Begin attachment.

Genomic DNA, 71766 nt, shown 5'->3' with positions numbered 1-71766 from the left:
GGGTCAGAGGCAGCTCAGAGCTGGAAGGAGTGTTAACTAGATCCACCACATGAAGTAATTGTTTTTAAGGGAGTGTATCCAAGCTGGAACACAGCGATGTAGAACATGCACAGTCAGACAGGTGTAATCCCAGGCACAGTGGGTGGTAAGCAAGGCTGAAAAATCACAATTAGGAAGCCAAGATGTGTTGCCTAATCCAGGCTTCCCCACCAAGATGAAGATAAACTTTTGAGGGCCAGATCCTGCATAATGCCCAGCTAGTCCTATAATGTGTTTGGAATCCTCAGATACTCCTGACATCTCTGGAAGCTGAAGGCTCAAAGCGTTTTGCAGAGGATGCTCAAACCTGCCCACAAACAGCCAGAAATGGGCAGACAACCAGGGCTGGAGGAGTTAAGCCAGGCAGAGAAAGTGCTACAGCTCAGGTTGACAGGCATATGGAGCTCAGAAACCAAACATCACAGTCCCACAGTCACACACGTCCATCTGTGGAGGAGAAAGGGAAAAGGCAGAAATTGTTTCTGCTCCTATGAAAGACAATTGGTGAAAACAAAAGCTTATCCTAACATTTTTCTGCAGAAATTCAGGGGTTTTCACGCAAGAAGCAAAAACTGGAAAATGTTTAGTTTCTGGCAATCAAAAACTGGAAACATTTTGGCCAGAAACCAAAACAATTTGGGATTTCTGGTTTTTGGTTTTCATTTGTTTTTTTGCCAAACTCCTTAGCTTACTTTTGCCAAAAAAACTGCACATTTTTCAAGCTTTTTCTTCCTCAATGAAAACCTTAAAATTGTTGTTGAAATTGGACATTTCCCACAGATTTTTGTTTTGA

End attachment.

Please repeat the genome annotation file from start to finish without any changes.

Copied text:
Genomic DNA, 71766 nt, shown 5'->3' with positions numbered 1-71766 from the left:
GGGTCAGAGGCAGCTCAGAGCTGGAAGGAGTGTTAACTAGATCCACCACATGAAGTAATTGTTTTTAAGGGAGTGTATCCAAGCTGGAACACAGCGATGTAGAACATGCACAGTCAGACAGGTGTAATCCCAGGCACAGTGGGTGGTAAGCAAGGCTGAAAAATCACAATTAGGAAGCCAAGATGTGTTGCCTAATCCAGGCTTCCCCACCAAGATGAAGATAAACTTTTGAGGGCCAGATCCTGCATAATGCCCAGCTAGTCCTATAATGTGTTTGGAATCCTCAGATACTCCTGACATCTCTGGAAGCTGAAGGCTCAAAGCGTTTTGCAGAGGATGCTCAAACCTGCCCACAAACAGCCAGAAATGGGCAGACAACCAGGGCTGGAGGAGTTAAGCCAGGCAGAGAAAGTGCTACAGCTCAGGTTGACAGGCATATGGAGCTCAGAAACCAAACATCACAGTCCCACAGTCACACACGTCCATCTGTGGAGGAGAAAGGGAAAAGGCAGAAATTGTTTCTGCTCCTATGAAAGACAATTGGTGAAAACAAAAGCTTATCCTAACATTTTTCTGCAGAAATTCAGGGGTTTTCACGCAAGAAGCAAAAACTGGAAAATGTTTAGTTTCTGGCAATCAAAAACTGGAAACATTTTGGCCAGAAACCAAAACAATTTGGGATTTCTGGTTTTTGGTTTTCATTTGTTTTTTTGCCAAACTCCTTAGCTTACTTTTGCCAAAAAAACTGCACATTTTTCAAGCTTTTTCTTCCTCAATGAAAACCTTAAAATTGTTGTTGAAATTGGACATTTCCCACAGATTTTTGTTTTGA